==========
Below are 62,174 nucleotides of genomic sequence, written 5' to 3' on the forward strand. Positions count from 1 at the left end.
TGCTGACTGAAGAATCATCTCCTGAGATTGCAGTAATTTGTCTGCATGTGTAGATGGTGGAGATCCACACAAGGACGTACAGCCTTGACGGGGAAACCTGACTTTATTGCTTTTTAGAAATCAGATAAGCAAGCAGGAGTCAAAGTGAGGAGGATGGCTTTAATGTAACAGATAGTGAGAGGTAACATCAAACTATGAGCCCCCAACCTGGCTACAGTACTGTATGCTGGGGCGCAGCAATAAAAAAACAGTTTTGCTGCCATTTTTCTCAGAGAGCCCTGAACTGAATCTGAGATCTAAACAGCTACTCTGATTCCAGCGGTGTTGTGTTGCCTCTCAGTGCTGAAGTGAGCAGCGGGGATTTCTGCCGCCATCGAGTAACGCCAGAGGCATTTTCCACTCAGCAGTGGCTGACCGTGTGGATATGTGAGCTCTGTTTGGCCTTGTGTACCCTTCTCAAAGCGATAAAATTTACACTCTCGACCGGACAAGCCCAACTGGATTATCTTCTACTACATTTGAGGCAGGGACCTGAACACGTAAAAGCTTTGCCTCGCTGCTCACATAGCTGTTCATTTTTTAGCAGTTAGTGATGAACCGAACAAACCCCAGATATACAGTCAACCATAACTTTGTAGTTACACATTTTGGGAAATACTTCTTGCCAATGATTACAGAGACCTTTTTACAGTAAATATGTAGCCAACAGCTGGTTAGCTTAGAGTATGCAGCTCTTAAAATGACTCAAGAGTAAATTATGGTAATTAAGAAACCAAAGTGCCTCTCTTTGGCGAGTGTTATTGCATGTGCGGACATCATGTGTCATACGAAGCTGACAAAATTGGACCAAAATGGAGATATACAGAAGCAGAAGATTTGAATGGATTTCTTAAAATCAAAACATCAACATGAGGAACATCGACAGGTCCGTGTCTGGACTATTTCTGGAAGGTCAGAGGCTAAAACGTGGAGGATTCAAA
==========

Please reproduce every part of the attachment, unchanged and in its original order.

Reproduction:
Below are 62,174 nucleotides of genomic sequence, written 5' to 3' on the forward strand. Positions count from 1 at the left end.
TGCTGACTGAAGAATCATCTCCTGAGATTGCAGTAATTTGTCTGCATGTGTAGATGGTGGAGATCCACACAAGGACGTACAGCCTTGACGGGGAAACCTGACTTTATTGCTTTTTAGAAATCAGATAAGCAAGCAGGAGTCAAAGTGAGGAGGATGGCTTTAATGTAACAGATAGTGAGAGGTAACATCAAACTATGAGCCCCCAACCTGGCTACAGTACTGTATGCTGGGGCGCAGCAATAAAAAAACAGTTTTGCTGCCATTTTTCTCAGAGAGCCCTGAACTGAATCTGAGATCTAAACAGCTACTCTGATTCCAGCGGTGTTGTGTTGCCTCTCAGTGCTGAAGTGAGCAGCGGGGATTTCTGCCGCCATCGAGTAACGCCAGAGGCATTTTCCACTCAGCAGTGGCTGACCGTGTGGATATGTGAGCTCTGTTTGGCCTTGTGTACCCTTCTCAAAGCGATAAAATTTACACTCTCGACCGGACAAGCCCAACTGGATTATCTTCTACTACATTTGAGGCAGGGACCTGAACACGTAAAAGCTTTGCCTCGCTGCTCACATAGCTGTTCATTTTTTAGCAGTTAGTGATGAACCGAACAAACCCCAGATATACAGTCAACCATAACTTTGTAGTTACACATTTTGGGAAATACTTCTTGCCAATGATTACAGAGACCTTTTTACAGTAAATATGTAGCCAACAGCTGGTTAGCTTAGAGTATGCAGCTCTTAAAATGACTCAAGAGTAAATTATGGTAATTAAGAAACCAAAGTGCCTCTCTTTGGCGAGTGTTATTGCATGTGCGGACATCATGTGTCATACGAAGCTGACAAAATTGGACCAAAATGGAGATATACAGAAGCAGAAGATTTGAATGGATTTCTTAAAATCAAAACATCAACATGAGGAACATCGACAGGTCCGTGTCTGGACTATTTCTGGAAGGTCAGAGGCTAAAACGTGGAGGATTCAAA